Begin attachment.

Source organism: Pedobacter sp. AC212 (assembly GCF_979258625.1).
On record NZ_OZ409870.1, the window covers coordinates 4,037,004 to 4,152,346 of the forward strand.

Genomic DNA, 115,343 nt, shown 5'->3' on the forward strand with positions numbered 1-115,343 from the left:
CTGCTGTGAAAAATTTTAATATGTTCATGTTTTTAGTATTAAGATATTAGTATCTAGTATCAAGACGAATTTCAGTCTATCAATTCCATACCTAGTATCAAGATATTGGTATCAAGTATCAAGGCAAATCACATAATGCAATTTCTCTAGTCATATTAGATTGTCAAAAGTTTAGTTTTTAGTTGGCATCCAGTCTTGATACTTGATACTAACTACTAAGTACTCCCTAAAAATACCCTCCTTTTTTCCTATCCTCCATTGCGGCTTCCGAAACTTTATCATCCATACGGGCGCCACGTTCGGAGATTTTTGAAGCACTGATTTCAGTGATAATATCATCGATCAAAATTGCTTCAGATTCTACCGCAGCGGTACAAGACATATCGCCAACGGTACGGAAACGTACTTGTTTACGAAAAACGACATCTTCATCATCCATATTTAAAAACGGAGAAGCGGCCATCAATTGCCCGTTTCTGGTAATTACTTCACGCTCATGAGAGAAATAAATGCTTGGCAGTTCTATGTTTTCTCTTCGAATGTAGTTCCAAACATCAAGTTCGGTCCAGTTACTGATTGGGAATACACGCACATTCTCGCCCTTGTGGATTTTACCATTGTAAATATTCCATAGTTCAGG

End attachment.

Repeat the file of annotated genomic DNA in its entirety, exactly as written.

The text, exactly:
Source organism: Pedobacter sp. AC212 (assembly GCF_979258625.1).
On record NZ_OZ409870.1, the window covers coordinates 4,037,004 to 4,152,346 of the forward strand.

Genomic DNA, 115,343 nt, shown 5'->3' on the forward strand with positions numbered 1-115,343 from the left:
CTGCTGTGAAAAATTTTAATATGTTCATGTTTTTAGTATTAAGATATTAGTATCTAGTATCAAGACGAATTTCAGTCTATCAATTCCATACCTAGTATCAAGATATTGGTATCAAGTATCAAGGCAAATCACATAATGCAATTTCTCTAGTCATATTAGATTGTCAAAAGTTTAGTTTTTAGTTGGCATCCAGTCTTGATACTTGATACTAACTACTAAGTACTCCCTAAAAATACCCTCCTTTTTTCCTATCCTCCATTGCGGCTTCCGAAACTTTATCATCCATACGGGCGCCACGTTCGGAGATTTTTGAAGCACTGATTTCAGTGATAATATCATCGATCAAAATTGCTTCAGATTCTACCGCAGCGGTACAAGACATATCGCCAACGGTACGGAAACGTACTTGTTTACGAAAAACGACATCTTCATCATCCATATTTAAAAACGGAGAAGCGGCCATCAATTGCCCGTTTCTGGTAATTACTTCACGCTCATGAGAGAAATAAATGCTTGGCAGTTCTATGTTTTCTCTTCGAATGTAGTTCCAAACATCAAGTTCGGTCCAGTTACTGATTGGGAATACACGCACATTCTCGCCCTTGTGGATTTTACCATTGTAAATATTCCATAGTTCAGG